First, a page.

Mortgage backed securities and treasuries opened in opposite directions this morning.   MBS opened a few ticks worse than yesterday, while the benchmark 10 year treasury note opened at 2.30, down from yesterday’s close of 2.32.  The early morning weakness with MBS resulted in lenders worsening rate sheets.
The only economic data released this morning was Import/Export prices which gives investors a gauge on inflationary or deflationary pressures.  Import prices fell a better than expected -.5% while export prices fell more than expected by -.2%.    Both reports came in close enough to expectations to not have any impact on this morning’s trading.
Both MBS and Treasuries traded throughout the day in a very tight range.  MBS underperformed treasuries trading within a 6 tick range while the benchmark 10 year note traded between a low of 2.29 to a high of 2.32.  No lenders were reported to have repriced.
The downward trend in rates continues to hold.   The most prevalently quoted conforming 30 year fixed rate continues to hold at 4.125% for the best qualified consumers.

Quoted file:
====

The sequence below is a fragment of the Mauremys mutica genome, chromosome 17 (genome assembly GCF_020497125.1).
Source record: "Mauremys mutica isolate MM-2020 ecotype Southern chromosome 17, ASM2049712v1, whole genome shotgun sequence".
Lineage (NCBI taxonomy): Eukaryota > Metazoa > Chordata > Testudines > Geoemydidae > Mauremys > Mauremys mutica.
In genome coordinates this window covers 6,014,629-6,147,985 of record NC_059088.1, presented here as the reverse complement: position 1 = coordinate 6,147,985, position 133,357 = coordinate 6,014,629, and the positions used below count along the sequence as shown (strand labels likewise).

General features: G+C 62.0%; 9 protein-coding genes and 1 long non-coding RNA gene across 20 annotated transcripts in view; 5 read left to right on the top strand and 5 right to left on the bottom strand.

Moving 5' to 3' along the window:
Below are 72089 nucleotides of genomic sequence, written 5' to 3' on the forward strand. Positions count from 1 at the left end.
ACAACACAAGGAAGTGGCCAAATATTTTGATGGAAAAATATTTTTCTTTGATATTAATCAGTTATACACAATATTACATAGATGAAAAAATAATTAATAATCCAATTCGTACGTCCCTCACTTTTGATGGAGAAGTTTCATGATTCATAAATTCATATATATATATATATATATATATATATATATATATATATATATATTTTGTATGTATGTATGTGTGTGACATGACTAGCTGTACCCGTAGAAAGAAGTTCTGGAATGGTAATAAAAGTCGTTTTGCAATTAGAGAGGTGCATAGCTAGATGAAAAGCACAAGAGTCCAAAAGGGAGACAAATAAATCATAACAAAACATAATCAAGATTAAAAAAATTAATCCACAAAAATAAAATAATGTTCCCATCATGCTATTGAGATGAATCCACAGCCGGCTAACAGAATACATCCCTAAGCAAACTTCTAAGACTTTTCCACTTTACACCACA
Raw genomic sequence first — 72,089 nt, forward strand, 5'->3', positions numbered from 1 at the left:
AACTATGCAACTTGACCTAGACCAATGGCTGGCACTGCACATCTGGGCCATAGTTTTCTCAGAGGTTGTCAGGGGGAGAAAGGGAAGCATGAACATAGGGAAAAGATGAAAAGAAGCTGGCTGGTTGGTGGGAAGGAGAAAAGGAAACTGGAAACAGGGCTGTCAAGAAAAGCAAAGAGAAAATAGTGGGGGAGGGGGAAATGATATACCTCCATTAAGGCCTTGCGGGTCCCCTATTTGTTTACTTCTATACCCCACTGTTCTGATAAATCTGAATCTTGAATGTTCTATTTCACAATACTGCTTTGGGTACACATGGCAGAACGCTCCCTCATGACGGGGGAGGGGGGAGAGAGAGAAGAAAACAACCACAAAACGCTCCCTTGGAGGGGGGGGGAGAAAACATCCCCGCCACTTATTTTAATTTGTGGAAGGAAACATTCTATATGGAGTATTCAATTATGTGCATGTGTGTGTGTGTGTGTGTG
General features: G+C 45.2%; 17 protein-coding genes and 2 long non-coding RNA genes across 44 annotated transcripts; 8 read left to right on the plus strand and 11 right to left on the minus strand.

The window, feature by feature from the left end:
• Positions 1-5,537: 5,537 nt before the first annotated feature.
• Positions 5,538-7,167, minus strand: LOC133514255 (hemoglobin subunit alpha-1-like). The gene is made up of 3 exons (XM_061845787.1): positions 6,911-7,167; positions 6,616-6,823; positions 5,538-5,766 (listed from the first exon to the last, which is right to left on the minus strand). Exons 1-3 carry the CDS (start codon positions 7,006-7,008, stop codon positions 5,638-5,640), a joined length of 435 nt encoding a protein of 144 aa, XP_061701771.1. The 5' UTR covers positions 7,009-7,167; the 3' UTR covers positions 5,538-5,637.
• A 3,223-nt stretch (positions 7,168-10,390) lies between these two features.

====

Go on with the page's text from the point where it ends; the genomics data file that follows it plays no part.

The US stock and bond markets will be closed on Monday in honor of Columbus day.  Our next update will come on Tuesday.
Loan Officer Perspective
The early morning weakness with MBS resulted in lenders worsening rate sheets much more than what was warranted.  This is common especially when facing a 3 day weekend.  I am not a fan of locking on Fridays, but even less of a fan of locking on a Friday ahead of a 3 day weekend.  I feel lenders tend to be ultra conservative ahead of the long weekend.  My advice is to float til Tuesday. - Victor Burek, Open Mortgage
Mortgage bonds have had a great run in recent weeks are due for a breather.  Locking now ahead of a potential pull back makes a lot of sense.  The risk/vs the reward of floating at these levels is simply to high.  - Manny Gomes, Norcom Mortgage
Further dismay in world financial markets today as bonds gained and stocks sold off.  Surprisingly, government bonds were more in demand than MBS, they more often than not rise/fall together. Monday is Columbus Day, so rate desks won't be open.  Lenders typically price conservatively prior to 3 day weekends, so late day reprices may be an issue this afternoon.  What world drama will unfold between now and Tuesday?  Your guess is as good as mine, but if you're close to closing, I'd lock and relax, rather than float and fret. - Ted Rood, Senior Loan Officer